Page last updated at 21:09 GMT, Tuesday, 25 November 2008

Costly plan creates debt mountain

By Greg Wood
North America business correspondent, New York

Henry Paulson, 25 Nov
Mr Paulson hopes the stimulus package will make more lending available

"Millions of Americans cannot find affordable financing for their basic credit needs."

Those words, from Treasury Secretary Henry Paulson, sum up the biggest problem facing the US economy.

The new $800bn (526.8bn) bailout from the Federal Reserve is designed to fix it.

The Fed is going to spend $600bn buying up mortgage-backed securities, home loans which were bundled up and sold as investments.

These toxic assets are virtually worthless and nobody else wants to buy them.

But if the Fed steps in then - the theory goes - the financial companies which hold these assets can use the money they receive to fund new mortgages at lower rates.

The same theory applies to the $200bn which the Fed is lending to holders of other investments backed by car loans, student loans and credit cards.

Tax cuts

If credit starts to flow again, then consumers will spend more. At the moment they are doing the opposite.

Dollar notes
Disposable income is falling at its fastest rate in six decades

Consumers slashed their spending by 3.7% between July and September, as fear of unemployment grew. Disposable income is falling at its fastest rate since 1947.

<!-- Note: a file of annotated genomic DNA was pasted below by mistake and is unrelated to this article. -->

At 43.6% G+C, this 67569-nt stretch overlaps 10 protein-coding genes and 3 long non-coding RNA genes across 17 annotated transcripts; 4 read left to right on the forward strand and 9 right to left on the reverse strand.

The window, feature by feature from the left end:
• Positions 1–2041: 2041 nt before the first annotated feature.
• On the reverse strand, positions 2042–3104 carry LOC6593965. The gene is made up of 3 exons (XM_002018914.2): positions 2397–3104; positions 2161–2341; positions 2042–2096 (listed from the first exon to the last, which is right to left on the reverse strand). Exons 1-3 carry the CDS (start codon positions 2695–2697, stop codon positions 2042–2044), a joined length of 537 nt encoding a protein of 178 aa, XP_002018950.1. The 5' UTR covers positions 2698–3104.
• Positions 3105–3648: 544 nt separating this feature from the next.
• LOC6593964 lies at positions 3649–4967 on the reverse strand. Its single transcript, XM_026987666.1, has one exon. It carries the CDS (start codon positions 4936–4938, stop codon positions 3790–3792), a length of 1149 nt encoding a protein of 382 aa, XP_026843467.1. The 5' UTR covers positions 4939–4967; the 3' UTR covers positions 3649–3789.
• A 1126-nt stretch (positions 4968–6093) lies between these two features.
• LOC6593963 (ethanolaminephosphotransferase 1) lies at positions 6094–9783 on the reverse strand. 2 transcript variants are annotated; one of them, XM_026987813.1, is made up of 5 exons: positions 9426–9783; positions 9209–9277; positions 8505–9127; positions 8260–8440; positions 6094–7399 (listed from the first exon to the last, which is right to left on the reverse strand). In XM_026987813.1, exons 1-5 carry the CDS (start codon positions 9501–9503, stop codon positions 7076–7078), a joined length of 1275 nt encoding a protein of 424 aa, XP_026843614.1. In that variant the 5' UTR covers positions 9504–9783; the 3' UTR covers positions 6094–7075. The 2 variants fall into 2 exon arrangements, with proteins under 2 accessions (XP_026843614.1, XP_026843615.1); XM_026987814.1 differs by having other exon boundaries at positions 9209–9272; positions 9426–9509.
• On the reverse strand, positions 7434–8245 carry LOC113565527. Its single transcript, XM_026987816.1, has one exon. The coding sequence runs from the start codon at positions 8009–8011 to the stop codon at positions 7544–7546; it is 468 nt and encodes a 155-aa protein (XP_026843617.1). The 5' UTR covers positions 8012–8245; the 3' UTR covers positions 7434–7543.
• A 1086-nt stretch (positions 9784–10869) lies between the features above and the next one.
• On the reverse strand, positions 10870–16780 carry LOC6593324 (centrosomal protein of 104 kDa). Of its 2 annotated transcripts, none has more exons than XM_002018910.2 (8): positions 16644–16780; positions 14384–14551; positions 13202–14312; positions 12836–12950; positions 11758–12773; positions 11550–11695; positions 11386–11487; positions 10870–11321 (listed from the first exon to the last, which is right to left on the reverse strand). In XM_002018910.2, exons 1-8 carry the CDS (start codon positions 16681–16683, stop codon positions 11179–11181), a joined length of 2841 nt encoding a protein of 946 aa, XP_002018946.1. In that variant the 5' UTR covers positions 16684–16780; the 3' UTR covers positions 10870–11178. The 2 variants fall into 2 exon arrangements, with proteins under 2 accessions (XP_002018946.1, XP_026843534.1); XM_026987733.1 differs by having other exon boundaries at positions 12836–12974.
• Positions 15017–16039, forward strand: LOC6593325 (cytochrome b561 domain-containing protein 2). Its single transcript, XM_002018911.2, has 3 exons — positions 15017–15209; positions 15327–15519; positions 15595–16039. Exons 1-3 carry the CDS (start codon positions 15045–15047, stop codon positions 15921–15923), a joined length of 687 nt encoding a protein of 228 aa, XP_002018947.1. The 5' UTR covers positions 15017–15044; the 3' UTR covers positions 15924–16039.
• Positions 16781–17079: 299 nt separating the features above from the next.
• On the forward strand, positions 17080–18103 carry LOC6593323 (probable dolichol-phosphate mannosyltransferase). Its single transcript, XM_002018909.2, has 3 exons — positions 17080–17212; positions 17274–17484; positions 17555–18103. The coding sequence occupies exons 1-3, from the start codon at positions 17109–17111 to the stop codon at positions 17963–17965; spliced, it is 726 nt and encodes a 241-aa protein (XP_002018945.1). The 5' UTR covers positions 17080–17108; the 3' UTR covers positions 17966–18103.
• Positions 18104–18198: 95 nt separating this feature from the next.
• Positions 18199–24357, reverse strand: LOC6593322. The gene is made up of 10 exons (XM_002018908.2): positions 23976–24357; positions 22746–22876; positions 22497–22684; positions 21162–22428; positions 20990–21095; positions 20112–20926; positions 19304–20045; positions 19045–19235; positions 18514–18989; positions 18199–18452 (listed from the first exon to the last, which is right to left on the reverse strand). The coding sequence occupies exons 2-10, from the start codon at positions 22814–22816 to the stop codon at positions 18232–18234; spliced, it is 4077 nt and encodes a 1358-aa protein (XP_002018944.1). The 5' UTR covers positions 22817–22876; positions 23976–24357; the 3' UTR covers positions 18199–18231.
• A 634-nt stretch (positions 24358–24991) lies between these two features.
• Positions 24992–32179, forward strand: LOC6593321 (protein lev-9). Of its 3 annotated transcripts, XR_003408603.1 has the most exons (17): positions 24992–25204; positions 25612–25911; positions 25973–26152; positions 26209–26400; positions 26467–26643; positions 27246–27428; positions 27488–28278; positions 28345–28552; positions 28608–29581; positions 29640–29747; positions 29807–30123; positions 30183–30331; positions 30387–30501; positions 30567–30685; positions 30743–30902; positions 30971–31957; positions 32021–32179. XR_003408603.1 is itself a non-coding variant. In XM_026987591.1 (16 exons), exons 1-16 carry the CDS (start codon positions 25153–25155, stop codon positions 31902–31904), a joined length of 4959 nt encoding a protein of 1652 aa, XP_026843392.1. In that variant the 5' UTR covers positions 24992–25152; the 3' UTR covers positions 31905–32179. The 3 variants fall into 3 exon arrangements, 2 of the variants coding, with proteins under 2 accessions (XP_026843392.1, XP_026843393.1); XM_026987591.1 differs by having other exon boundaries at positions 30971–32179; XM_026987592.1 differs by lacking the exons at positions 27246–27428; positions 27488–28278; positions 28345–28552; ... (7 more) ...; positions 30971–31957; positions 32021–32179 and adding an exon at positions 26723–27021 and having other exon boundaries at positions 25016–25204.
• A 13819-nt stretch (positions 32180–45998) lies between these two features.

President-elect Barack Obama is working on an economic recovery plan which would deliver tax cuts to the middle classes and increase spending on infrastructure projects, such as roads and bridges.

But he has warned that cuts will have to be made elsewhere to pay for it.

He said his team would go through the Federal budget "page by page and line by line" to eliminate wasteful spending. And he highlighted agricultural subsidies as one area where savings could be made.

Mountain of debt

Even with savings, it is estimated that Mr Obama's stimulus plan could cost an extra $700bn.

The US budget deficit hit a record $455bn in the year to the end of September. Some forecasters believe it could hit $1 trillion in the current financial year.

The Federal Reserve's new bail-out plan will also stretch its resources, ample though they are.

It may have to sell Treasury bonds and bills which it owns to meet the cost of buying up mortgage-backed securities. It may even have to print money.

The US authorities are building up a mountain of debt for the future. But they are willing to take that risk to rescue the country from its present economic and financial crisis.

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